12. The role of geophysics in shale gas exploitation

12. The role of geophysics in shale gas exploitation - GPHY...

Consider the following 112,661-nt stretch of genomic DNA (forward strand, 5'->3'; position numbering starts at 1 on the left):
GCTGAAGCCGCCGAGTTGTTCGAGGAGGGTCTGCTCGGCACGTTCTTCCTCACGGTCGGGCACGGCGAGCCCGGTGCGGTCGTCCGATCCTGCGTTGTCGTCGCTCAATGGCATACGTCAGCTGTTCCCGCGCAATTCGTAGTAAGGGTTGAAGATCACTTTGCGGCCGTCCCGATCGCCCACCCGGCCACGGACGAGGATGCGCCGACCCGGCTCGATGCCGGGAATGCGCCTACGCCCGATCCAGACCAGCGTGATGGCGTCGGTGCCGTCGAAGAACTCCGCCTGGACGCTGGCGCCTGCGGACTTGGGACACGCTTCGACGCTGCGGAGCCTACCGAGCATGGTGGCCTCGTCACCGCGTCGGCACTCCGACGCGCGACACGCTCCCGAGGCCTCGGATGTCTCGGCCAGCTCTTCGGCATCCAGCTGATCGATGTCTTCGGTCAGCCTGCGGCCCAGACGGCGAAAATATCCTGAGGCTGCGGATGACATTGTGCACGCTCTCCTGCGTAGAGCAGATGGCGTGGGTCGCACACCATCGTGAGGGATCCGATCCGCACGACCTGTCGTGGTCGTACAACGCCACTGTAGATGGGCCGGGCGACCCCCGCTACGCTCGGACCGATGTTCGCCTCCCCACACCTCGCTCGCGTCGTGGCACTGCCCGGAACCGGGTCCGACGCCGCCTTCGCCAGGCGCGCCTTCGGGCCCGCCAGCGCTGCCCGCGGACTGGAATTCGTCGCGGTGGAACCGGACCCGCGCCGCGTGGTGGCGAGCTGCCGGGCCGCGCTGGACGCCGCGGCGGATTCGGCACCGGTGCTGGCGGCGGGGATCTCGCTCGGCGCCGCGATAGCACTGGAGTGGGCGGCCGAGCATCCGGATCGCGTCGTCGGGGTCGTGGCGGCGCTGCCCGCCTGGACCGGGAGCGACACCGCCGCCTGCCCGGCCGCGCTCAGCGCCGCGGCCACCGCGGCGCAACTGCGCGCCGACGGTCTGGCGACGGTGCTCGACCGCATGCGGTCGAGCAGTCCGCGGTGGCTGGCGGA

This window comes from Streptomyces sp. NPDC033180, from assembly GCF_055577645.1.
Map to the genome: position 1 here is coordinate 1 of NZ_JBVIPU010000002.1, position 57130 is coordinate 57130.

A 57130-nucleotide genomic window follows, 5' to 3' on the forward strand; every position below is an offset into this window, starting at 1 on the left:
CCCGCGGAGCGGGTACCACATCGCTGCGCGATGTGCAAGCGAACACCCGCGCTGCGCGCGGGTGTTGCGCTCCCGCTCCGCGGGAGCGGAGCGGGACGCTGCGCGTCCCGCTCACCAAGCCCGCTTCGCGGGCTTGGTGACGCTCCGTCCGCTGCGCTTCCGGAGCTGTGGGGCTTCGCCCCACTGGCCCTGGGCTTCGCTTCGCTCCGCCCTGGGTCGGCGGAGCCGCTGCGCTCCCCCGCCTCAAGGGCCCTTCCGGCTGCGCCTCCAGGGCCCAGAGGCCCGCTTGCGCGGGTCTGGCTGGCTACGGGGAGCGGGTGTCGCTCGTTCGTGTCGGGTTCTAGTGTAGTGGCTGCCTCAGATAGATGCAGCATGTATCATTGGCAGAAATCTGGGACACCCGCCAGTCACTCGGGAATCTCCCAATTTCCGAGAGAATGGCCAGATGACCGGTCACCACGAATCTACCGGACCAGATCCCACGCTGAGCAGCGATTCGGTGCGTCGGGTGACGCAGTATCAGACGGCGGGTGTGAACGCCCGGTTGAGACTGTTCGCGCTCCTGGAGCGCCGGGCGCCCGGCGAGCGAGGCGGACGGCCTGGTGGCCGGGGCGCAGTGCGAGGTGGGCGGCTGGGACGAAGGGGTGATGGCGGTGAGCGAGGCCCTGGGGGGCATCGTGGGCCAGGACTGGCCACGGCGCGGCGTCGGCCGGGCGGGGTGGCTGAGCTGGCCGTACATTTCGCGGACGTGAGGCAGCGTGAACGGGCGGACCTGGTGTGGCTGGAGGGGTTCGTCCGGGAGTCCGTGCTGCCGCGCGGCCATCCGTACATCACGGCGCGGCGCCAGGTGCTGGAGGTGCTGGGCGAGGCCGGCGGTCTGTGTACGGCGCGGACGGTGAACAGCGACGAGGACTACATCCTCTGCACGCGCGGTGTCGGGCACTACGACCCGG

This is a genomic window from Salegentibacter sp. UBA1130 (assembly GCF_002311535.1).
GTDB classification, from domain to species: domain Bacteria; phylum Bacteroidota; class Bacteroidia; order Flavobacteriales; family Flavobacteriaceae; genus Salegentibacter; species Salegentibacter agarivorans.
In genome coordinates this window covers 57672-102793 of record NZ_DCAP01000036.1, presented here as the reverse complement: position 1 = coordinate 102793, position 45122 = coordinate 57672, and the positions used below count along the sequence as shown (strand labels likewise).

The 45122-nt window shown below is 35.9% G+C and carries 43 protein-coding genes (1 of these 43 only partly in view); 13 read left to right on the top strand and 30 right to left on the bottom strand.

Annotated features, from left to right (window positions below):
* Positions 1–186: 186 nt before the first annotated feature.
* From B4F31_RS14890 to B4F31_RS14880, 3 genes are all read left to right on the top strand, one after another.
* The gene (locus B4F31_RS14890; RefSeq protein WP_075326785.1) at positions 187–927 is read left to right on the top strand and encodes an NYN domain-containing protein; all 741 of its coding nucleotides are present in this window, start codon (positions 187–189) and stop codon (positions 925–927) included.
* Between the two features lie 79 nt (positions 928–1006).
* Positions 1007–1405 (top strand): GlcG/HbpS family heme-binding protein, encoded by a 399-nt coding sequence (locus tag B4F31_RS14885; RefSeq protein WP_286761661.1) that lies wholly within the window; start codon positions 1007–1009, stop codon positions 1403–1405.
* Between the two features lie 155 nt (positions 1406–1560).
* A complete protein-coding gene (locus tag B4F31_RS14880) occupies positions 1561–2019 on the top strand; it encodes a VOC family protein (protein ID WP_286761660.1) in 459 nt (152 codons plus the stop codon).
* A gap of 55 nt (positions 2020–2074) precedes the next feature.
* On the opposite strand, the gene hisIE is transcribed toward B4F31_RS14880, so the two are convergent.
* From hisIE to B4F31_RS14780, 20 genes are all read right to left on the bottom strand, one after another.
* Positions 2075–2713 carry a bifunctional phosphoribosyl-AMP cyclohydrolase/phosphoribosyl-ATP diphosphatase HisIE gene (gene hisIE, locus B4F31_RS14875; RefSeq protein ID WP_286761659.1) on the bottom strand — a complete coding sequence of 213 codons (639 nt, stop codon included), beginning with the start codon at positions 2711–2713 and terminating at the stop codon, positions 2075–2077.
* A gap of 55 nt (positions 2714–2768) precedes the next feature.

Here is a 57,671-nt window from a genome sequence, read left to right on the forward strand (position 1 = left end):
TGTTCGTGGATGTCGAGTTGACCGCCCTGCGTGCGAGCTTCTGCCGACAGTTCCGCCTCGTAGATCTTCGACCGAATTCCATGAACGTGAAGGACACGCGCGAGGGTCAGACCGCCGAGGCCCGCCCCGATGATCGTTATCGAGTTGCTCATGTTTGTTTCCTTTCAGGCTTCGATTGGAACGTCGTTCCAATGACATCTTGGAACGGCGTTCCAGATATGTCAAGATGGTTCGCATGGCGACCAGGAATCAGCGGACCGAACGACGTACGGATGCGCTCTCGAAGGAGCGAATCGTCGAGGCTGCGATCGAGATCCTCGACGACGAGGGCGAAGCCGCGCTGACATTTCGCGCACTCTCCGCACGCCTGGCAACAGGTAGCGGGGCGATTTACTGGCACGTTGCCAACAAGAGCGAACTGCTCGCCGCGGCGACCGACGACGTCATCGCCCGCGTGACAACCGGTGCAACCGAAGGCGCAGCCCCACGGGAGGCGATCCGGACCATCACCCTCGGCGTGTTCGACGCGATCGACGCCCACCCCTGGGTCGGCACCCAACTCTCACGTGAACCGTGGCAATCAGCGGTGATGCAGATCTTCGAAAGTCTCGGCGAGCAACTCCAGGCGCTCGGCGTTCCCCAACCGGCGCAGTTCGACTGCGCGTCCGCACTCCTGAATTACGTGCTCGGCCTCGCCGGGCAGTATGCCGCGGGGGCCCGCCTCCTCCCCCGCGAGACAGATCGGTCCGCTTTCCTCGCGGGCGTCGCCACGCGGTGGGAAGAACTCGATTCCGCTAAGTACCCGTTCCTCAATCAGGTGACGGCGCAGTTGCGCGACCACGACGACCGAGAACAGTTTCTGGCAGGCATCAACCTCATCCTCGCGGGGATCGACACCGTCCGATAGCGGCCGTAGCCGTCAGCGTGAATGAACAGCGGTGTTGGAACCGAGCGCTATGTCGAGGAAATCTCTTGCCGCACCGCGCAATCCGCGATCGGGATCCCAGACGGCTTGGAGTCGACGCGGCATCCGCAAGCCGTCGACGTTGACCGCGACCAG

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Unformatted text preview: GPHY 3423 Petroleum Geology and Geophysics Kurt J. Marfurt and Roderick Perez (The University of Oklahoma) The role of geophysics in shale gas exploitation 12-1 Learner Objectives After this section, you will be able to: By hand, locate a microseismic event in 3D from a suite of P- and Sevents and a background velocity model. Predict which way hydraulic fractures may propagate given the present-day stress regime and maps of open or healed paleo fracture zones of weakness Use seismic anisotropy measures to predict fracture intensity and azimuth 12-2 USA gas production curves 12 10 8 6 4 2 0 1012 ft3 (TCF) Onshore unconventional Onshore conventional Offshore Alaska 1990 2000 2010 2020 2030 (EIA AEO, 2008) 12-3 Marfurt born here 12-4 Shale plays in the USA (EIA, 2009) 12-5 (Engelder, 2008) 12-6 (Engelder, 2008) 12-7 (Engelder, 2008) Natural fractures in the Woodford Shale (Wyche shale pit, OK) 12-8 (Portas, 2009) Something Marfurt remembers from thin plate elasticity Ve r ti ca ld is p Ve r ti la ce m en t ca q w= D 2 2 at Pl igi er dit y l lo ad Routinely used in 2D interpolation/data fitting Solutions to the biharmonic equation are periodic... Does loading thin rigid strata result in periodic fractures? 12-9 Hydraulic Fracturing and Location of Microseismic Events An increasing number of reservoirs require fracture stimulation to be economically viable. Monitoring of fracture geometry is essential in optimizing stimulation of reservoirs and ultimately oilfield production. Measuring the location and propagation of microseismic events allows to map the direction and intensity of individual fractures and/or fracture swarms. 12-10 Overview of microseismic monitoring of hydrofractures Treatment Well Monitor Well Velocity survey Acoustic event of known depth for geophone orientation With treatment, rock fractures generate microseisms 12-11 Released energy is recorded by geophones and located in 3D space. (Courtesy of Schlumberger) Schematic Cross sectional view of borehole acquisition in the Barnett Shale. 12-12 (Awakessian, 2005) Step 1: Build a background velocity model from P-wave and S-wave logs Upper Barnett Average Velocities Vp = 15,800 ft/s Vs1 = 8,200 ft/s Vs2 = 8,100 ft/s Lower Barnett Average Velocities Vp = 17,400 ft/s Vs1 = 9,300 ft/s Vs2 = 9,200 ft/s 12-13 (Courtesy Xavier Refunjol) Step 2: Fire perforation gun and pick P and S arrivals on each 3-component microseismic event 12-14 (Awakessien, 2009) Step 2 1/2: Modify the velocity model Find velocity model that best fits known perforation shot location Blocking 20 30 50 500 Smoothi ng 100 12-15 (Courtesy Xavier Refunjol, OU) Step 2 1/2: Modify the velocity model Find velocity model that best fits known perforation shot location 12-16 (Courtesy Xavier Refunjol, OU) Step 3: Calibrate the geophone orientation: Determine orientation of each 3-component geophone by assuming that the first arrival is a P-wave. Modify shear velocity to account for anisotropy Marble Falls Limestone Upper Barnett Limestone Upper Barnett Shale P Lower Barnett Shale P Viola Limestone 12-17 Step 4: Microseism Detection Use polarity of arrivals to determine direction of propagation 12-18 Macroseismic event location 12-19 (www.iris.edu) Time of event using Wadati diagram 60 40 TS-TP (s) VP/VS=1.769 20 0 7220 Time of event 7240 7260 7280 TP (s) 7300 7320 12-20 (redalyc.uaemex.mx) Macroseismic event location Standard earth travel time tables tS-tP 12-21 Location of event Step 5. Map time and location of each microseismic events 1495 events! 12-22 (Awakessien, 2009) Microseismic event location i. ii. iii. iv. v. Determine if an event has occurred (thresholding) Pick and compute tS-tP for each multicomponent phone Compute time of event and distance from tS-tP and velocity chart Compute azimuth from polarization of P event Compute elevation from moveout on vertical phone array Marble Falls Limestone Upper Barnett Limestone Upper Barnett Shale P Lower Barnett Shale P Viola Limestone 12-23 (Awakessien, 2009) Representative hydrofracture wells and microseismic location Pad 1 Pad 2 12-24 (Courtesy of Schlumberger) Types of induced fractures 12-25 (Fischer et al., 2005) Outline We know where the shales are. What can surface seismic add? Identify potential drilling "hazards" With microseismic data, explain variations in EUR With image logs, predict the presence of natural fractures With P-wave and S-wave sonic logs, (and ideally core) predict "fracability" With induced fractures seen on image logs, predict intensity and strike of maximum horizontal stress 12-26 Expected Ultimate Recovery (EUR) in hydraulically-fractured shale reservoirs 12-27 (Thompson, 2010) Idealized Production Scheme 12-28 (Thompson, 2010) Mathematically `Ideal' Production Scheme 12-29 (Thompson, 2010) More Realistic Production Scheme 1 1 12-30 (Thompson, 2010) Actual Production Scheme R EU =$ 5M M EUR=$1MM U= ER M 0M $ .7 Bashing B e ss a y-p ! ay dp EU R M EUR= 3M . $2.5MM $1 = Tickling Ba 12-31 ! ing sh (Thompson, 2010) Impact of bashing (Fort Worth Basin) Negative long-term impact No long-term impact Positive long-term impact 12-32 (Thompson, 2010) Micro-seismic View from the side Vertical from above Vertical well completion: microseismic events `out of zone' vertically and do not extend equally around the wellbore 12-33 4 ge a St 3 ge 2 a St tage S 1 ge a St Horizontal well completion: microseismic events `out of zone' vertically and may not connect back through every perforation. (Thompson, 2010) Barnett Shale Stratigraphic Column NE Pennsylvania n A to k a ( u n d iv id e d ) SW Frac Barrier M a r b le F a lls F o r m a t io n U p p e r L im e U p p e r S h a le Black Shale Interbedded Conglomerates, Clastics & Shales Tight Limestone Porous Limestone Porous Dolomite B a rn e tt F o r m a tio n Mississippi an F o r e s tb u r g L im e L im e W a s h L o w e r S h a le C h a p p e l R e e fs m . V io la F io n F o rm a t ro u p rg e r G im p s o n S E lle n b e iv id e d ) (U n d Frac Barrier Ordovicia n Cambrian C a m b r ia n ( U n d iv id e d ) B a r n e tt U n d iv id e d 12-34 (Thompson, 2010) Seismic data showing the Barnett Shale Marble Falls Forestburg Viola Ellenburge r 12-35 (Thompson, 2010) Correlation of microseismic events to paleostructural deformation Core area Fort Worth Basin, TX 1 Regional stress is NE-SW 1 160 horizontal wells drilled NW-SE. 300 vertical wells. Seismic survey acquired after hydraulic fracturing Hydraulic fracturing changes the anisotropy Ridges in this area appear to form hydraulic fracture barriers 12-36 (Thompson, 2010) Correlation of microseismic events to paleostructural deformation Seismic survey acquired after hydraulic fracturing Microseismic clusters fall within `bowl' shaped structure, even though the well is drilled to the NW. The effect of hydraulic fracturing is to reduce velocity anisotropy. 12-37 (Thompson, 2010) Gridded EUR (177 m by 177 m grid) 1 1 175 horizontal wells 260 vertical/deviated wells scaling: 0 EUR 10 12-38 (Thompson, 2010) Gridded EUR (177 m by 177 m grid) co-rendered with most-positive curvature 12-39 (Thompson, 2010) Major shale reservoirs in the USA Barnett 12-40 (http://www.slb.com/media/services/solutions/reservoir/shale_gas.pdf) An example from the Ft Worth Basin Well A Well C Well B 12-41 (Refunjol et al. 2010) Curvature Positive 0 Correlation of microseismic event locations with curvature Well A Negative Time slices through most-positive principal curvature k1 Well A 12-42 Well B Well C (Refunjol et al., 2010) Impedance inversion 12-43 (Refunjol et al. 2010) 8 44 Microseismic events color-coded to correspond to values of impedance inversion 12-44 (Refunjol et al. 2010) Impedance inversion ZS microseismic `window' ZS microseismic `window' 12-45 (Refunjol et al. 2010) 8 46 Crossplot showing `fracable' rock properties 12-46 (Refunjol et al. 2010) 3 Wichita-Arbuckle High tal on iz lt Fau ells lW era Min 3 3P t en es r um im x ma ess y st da 3 3 r ho 3 n ectio S 2 Llano Uplift 12-47 General tectonic features and present day regional stress field Fort Worth Basin, TX 1 Geologic cross section of Fort Worth Basin, TX 12-48 (Roth and Thompson, 2009) Karsting 12-49 (Jennings, 1985;Perez , 2009) Coherence at the approximate Barnett Shale level 12-50 k2 curvature at the approximate Barnett Shale level 12-51 12-52 k2 curvature with 50% opacity co-rendered with coherence approximate Barnett Shale level 12-53 Collapse features seen on vertical seismic and coherence time slice Vertical slice through seismic co-rendered bump map of coherence Time slice through coherence 12-54 (Roth and Thompson, 2009) Collapse features seen on vertical seismic and coherence time slice Acoustic impedance Seismic amplitude Time structure image of the Ellenberger horizon 12-55 (Roth and Thompson, 2009) Multi-attribute expression of collapse features we ll Low most-negative curvature anomalies in red Low coherence anomalies in black Dip-azimuth indicated by arrows 12-56 (Roth and Thompson, 2009) Microseismic patterns heel stage middle stage toe stage 12-57 (Roth and Thompson, 2009) Collapse chimney geobodies, interpreted horizons, and microseismic event locations 12-58 (Roth and Thompson, 2009) Anisotropy (Example of Shear-wave splitting) Me llamen el simpatico 59 12-59 Azimuthal AVO: ~ 75 Square miles 16 receiver lines, 98 channels each, 21,750 SPs (290 / sq mi) 29,100 Rcvr Stns (388 /sq mi) 30 fold Acquisition parameters 6 sectors 250 ft offset classes sector fold of 20 110 by 110 ft bins 13% empty bins 9900 ft 6 SP's 110 ft interval 880 ft line interval 10,670 ft Spider plots 12-60 (Roende et al., 2008) Stacked azimuth sector gathers Anisotropy indicators CMP no. 0.5 Time (s) 0.6 CMP CMP CMP 398 399 400 0.7 0.8 12-61 Data aligned Data Unaligned (Roende et al., 2008) Common azimuth images (Note differences in amplitude and focusing) 0.5 Time (s) 1.0 0.5 Time (s) 1.0 s 0.5 Time (s) 1.0 12-62 1 mile (Roende et al., 2008) AVO as a function of azimuth (AVOZ) 0.6 ~8 ms Time (s) 0.7 0.8 12-63 ~3500 ft (Roende et al., 2008) AVAz analysis Amplitude Azimuth 12-64 (Roende et al., 2008) AVOZ Resulting maps AVOZ 220 ft Low High 12-65 (Roende et al., 2008) Induced fractures versus expected ultimate recovery (E.U.R.) 2000 ft RGB1 Average E.U.R. RGB5 Very High E.U.R. Injection wells Observation wells RGB6 Average E.U.R. RGB7 Average E.U.R. Micro-Seismic studies suggest that large E.U.R. depends on creation (by hydrofractures) of large network of multi-azimuth vertical fractures 12-66 (Simon, 2005) Acoustic log Resistivity log Azimuth Frequency Diagram Drilling-induced fractures show that the main present-day stress field is N45E. 0 Most pre-existing natural fractures are oriented N50W. 25 % ral natu induced natural natural 12-67 (Simon, 2005) Azimuthal velocity anisotropy vs. induced fractures (Fort Worth Basin, Texas, USA) vfast-vslow (m/s) 1000 0.5 km 500 0 Poor well (fractures parallel) 12-68 (Simon, 2005) Azimuthal velocity anisotropy vs. induced fractures (Fort Worth Basin, Texas, USA) vfast-vslow (m/s) 1000 0.5 km 500 0 Good well (orthogonal fracture sets) 12-69 (Simon, 2005) Major shale reservoirs in the USA Woodford 12-70 (http://www.slb.com/media/services/solutions/reservoir/shale_gas.pdf) Deposited environment: Deep marine, highly anoxic conditions Geological time: Late Devonian to early Mississippian Depositional depth: 6000~12000ft (1830~3660m) Layer thickness: 120~280ft (36~85m) Woodford shale: organic-rich, fissile black shale Survey in the Arkoma Basin 12-71 Major geologic provinces of Oklahoma (After Northcutt and Campbell, 1995) Woodford Shale Photo Lidar Image 12-72 (Portas , 2009) The Woodford Shale serves as both source and reservoir 12-73 (Guo et al., 2010) Comparison of mineral composition Woodford shale 10% 14% Carbonate Others Barnett shale 11% Others 22% Quartz 34% Carbonate 28% Clay 48% Quartz 33% Clay Others=Orthoclase Feldspar, Oligoclase Feldspar, Albite, Anhydrite, Pyrite, Apatite (FTIR result from IC3 lab at OU) 1. The high organic content of the Woodford shale make it an excellent petroleum source rock The major quartz component allows it to be easily fractured, making it a good reservoir rock. (Guo et al., 2010) 2. 12-74 Time-structure 5 km Time (s) 1.4 1.6 1.8 2.0 2.2 2.4 fault N Woodford Horizon, Arkoma Basin, OK 12-75 (Guo et al., 2010; Seismic data courtesy of CGG-Veritas) Coherence maps lateral discontinuities in seismic waveforms 5 km Coh High ? unton e in H ps Colla ult fa fault Horizon slice along Woodford, Arkoma Basin, OK 12-76 (Guo et al., 2010; Seismic data courtesy of CGG-Veritas) Channel? Low N k2-most negative principal curvature highlights valleys and bowls (Moderate wavelength) Curv Pos 5 km 0 Channel? ? unton e in H ps Colla Neg ult fa fault N Horizon slice along Woodford, Arkoma Basin, OK 12-77 (Guo et al., 2010; Seismic data courtesy of CGG-Veritas) 1 0 78 Orientation of valley-shaped structural lineaments - displayed as volumetric rose diagrams Rose 90 0 -90 12-78 (Guo et al., 2010) Seismic derived inversion Well logs VP VS Seismic traces Synthetic Measured 12-79 The cross correlation coefficient between synthetic and real seismic is 0.932. Correlation between well location, gas/oil production and seismic attributes gas oil gas oil 6.4km 12-80 (Guo et al., 2010) Preliminary multiattribute clustering Anomalously low impedance lineament Structural valleys F re actu r s? Better production 12-81 (Guo et al., 2010) Microseismic between top Woodford and top Hunton 12-82 (Guo et al., 2010, microseismic data courtesy Pablo LLC) Correlation between microseismic and paleostructure Azim +90 0 -90 12-83 (Guo et al., 2010, microseismic data courtesy Pablo LLC) Correlation between microseismic and paleostructure Azim +90 0 -90 12-84 (Guo et al., 2010, microseismic data courtesy Pablo LLC) Most-negative principal curvature, k2 ford p Wood To dford se Woo Ba 12-85 (Guo et al., 2010, microseismic data courtesy Pablo LLC) Most-negative principal curvature, k2 12-86 (Guo et al., 2010, microseismic data courtesy Pablo LLC) Most-negative principal curvature, k2, on Woodford (Positive values set to be transparent) Fractures concentrated in ridges and domes ? 12-87 (Guo et al., 2010, microseismic data courtesy Pablo LLC) Microseismic between top Woodford and top Hunton 12-88 (Guo et al., 2010, microseismic data courtesy Pablo LLC) Attributes and Hydraulic fracturing of Tight Shale Gas Reservoirs In Summary: Gas-age shales are the source rock, reservoir rock, seal, and migration pathway (there is none) In general, gas shales have zero permeability and the natural fractures are healed Production from tight shale requires hydraulic fracturing, typically with water, and most commonly using horizontal wells (often 2-4 parallel wells comprising the same hydraulic fracturing operation) Induced fractures preferentially follow the direction of maximum horizontal stress Induced fractures will `pop open' previously healed fractures formed during paleotectonic deformation Azimuthal anisotropy and break-out (drilling-induced) features in image logs are good measures of present-day stress Volumetric curvature are often correlated to paleo (healed) fractures that can be reactivated during hydraulic fracturing Deposition over previous collapse features can be non-uniform providing locally thicker pay 12-89 ...